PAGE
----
I'm translating a story, and there is scene in it where an ex-colleague asks the man who had slapped the female protagonist the reason for his doing so. In reply, all he says is something like, “What can the person who has given the slap say?”

In the original, this is a rather obscure statement but at the same time has a nice impact. Because there's no further explanation about the slap in the story.

I am wondering how best to carry over this into English.

First, the excerpt where I have to write this:

The man who had slapped her had already passed away. Apparently, he had worked in an overseas branch for some five years and then returned to the headquarters and worked there for six more. And then, he had caught pancreatic cancer. By the time the man had come to know of his illness, it was already too late to fix it. The sender said he had asked the man a good while later why he had slapped her. At this, the man had smile and replied, “What can the person who has given the slap say?”

There was a question at the end of the mail. “Did you know? That I liked you?”

I've thought of the following sentences:

  • What can I say?
  • What's there to say?
  • What do you want me to say?

I don't want to make him sound too flippant. Any suggestions on what would work best here?

  • What do you mean with "the excerpt where I have to write this:"? Is that part of your translation? Apr 6, 2013 at 17:50
  • @JohnSmithers Yes
    – Soulz
    Apr 7, 2013 at 3:09

1 Answer 1


Most paragraphs of your question read smoothly and naturally. However, the fifth paragraph (that is, the first inset quote) reads rather clumsily and should be rewritten from scratch a number of times until it flows more naturally. I don't know how much latitude you have in translating the story, but if you have some flexibility, consider writing that paragraph in present tense, as a flashback, or in simple past rather than past perfect. You can get rid of some of the eight had's that are one source of stiffness.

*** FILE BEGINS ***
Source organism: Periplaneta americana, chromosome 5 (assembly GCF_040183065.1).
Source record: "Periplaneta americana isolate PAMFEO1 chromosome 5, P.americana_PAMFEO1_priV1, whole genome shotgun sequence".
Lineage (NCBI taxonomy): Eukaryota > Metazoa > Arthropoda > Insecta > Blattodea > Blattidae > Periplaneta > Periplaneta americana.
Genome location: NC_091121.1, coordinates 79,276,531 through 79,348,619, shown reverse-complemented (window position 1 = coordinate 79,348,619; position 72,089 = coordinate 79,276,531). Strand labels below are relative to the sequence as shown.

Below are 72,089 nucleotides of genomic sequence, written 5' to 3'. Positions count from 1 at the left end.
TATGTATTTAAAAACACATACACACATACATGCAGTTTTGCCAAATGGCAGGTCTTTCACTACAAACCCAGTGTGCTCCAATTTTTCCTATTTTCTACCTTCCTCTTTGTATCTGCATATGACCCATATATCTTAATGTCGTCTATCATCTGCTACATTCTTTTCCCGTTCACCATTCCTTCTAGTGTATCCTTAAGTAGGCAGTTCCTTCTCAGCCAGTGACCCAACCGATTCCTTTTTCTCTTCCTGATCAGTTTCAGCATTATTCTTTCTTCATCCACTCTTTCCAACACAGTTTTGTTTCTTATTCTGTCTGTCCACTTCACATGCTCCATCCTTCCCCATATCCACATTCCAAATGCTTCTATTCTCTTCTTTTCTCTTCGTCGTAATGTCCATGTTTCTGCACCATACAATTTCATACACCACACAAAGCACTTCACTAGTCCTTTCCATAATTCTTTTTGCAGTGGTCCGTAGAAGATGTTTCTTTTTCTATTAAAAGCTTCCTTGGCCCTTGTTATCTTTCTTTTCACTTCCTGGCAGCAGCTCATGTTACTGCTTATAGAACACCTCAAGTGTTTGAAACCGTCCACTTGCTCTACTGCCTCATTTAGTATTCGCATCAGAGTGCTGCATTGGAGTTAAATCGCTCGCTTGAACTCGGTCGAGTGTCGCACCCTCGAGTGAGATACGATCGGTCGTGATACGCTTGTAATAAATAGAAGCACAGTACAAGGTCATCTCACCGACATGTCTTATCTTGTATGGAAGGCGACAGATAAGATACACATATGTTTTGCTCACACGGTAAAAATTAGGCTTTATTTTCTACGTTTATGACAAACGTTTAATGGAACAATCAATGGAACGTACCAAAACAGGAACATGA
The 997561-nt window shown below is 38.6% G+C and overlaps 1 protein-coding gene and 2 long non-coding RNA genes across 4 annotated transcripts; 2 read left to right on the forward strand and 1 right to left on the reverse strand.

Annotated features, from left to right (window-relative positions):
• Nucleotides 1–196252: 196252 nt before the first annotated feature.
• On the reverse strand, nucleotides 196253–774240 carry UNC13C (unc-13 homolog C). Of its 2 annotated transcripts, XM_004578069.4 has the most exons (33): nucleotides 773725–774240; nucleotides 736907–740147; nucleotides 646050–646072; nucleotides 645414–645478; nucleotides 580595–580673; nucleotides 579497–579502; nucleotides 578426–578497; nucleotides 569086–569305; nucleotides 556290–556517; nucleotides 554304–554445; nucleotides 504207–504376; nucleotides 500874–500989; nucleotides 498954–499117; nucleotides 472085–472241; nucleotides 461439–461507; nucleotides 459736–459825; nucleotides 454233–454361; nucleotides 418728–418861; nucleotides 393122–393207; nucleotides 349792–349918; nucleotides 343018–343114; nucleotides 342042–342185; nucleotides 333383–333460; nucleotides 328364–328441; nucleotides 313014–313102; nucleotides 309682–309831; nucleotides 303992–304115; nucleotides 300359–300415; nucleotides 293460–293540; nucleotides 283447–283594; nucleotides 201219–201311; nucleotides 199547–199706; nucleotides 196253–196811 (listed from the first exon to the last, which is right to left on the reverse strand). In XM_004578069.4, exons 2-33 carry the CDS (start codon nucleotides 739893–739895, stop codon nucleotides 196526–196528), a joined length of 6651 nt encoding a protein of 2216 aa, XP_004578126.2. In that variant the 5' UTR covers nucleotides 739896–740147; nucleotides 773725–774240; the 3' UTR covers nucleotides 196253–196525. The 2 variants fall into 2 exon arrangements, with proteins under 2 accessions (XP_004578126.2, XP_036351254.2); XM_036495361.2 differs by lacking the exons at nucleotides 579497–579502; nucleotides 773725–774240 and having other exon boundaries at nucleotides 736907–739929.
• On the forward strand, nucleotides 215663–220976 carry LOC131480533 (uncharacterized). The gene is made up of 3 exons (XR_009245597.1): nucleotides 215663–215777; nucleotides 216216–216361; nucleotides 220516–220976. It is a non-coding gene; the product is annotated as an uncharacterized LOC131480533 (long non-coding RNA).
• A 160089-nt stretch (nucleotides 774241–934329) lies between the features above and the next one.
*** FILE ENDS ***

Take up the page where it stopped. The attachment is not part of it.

If the quoted paragraph is supposed to be part of a letter, replace “the man” with the name of the man. It isn't plausible for a letter-writer to repeatedly write “the man” four times instead of a name.

Regarding the sentence you asked about, “What can the person who has given the slap say?”, the three alternatives you list in the question go only halfway toward being good enough. I don't know of a fully satisfactory answer, but you might consider “What can one who has slapped a woman say?”.

Minor point: Rather than “he had caught pancreatic cancer” say “he developed pancreatic cancer”. Cancer is not thought of as a contagious disease that can be caught.

“The man who had slapped her had already passed away” also is a problem. Here is a simpler form, to make the problem more clear: “The man who slapped her was already dead”. Which is to say, “A dead man slapped her”. The simplest way to fix a problem like that is to put the information about the man having died into a separate sentence, instead of trying to bundle it up with the information that he slapped someone.

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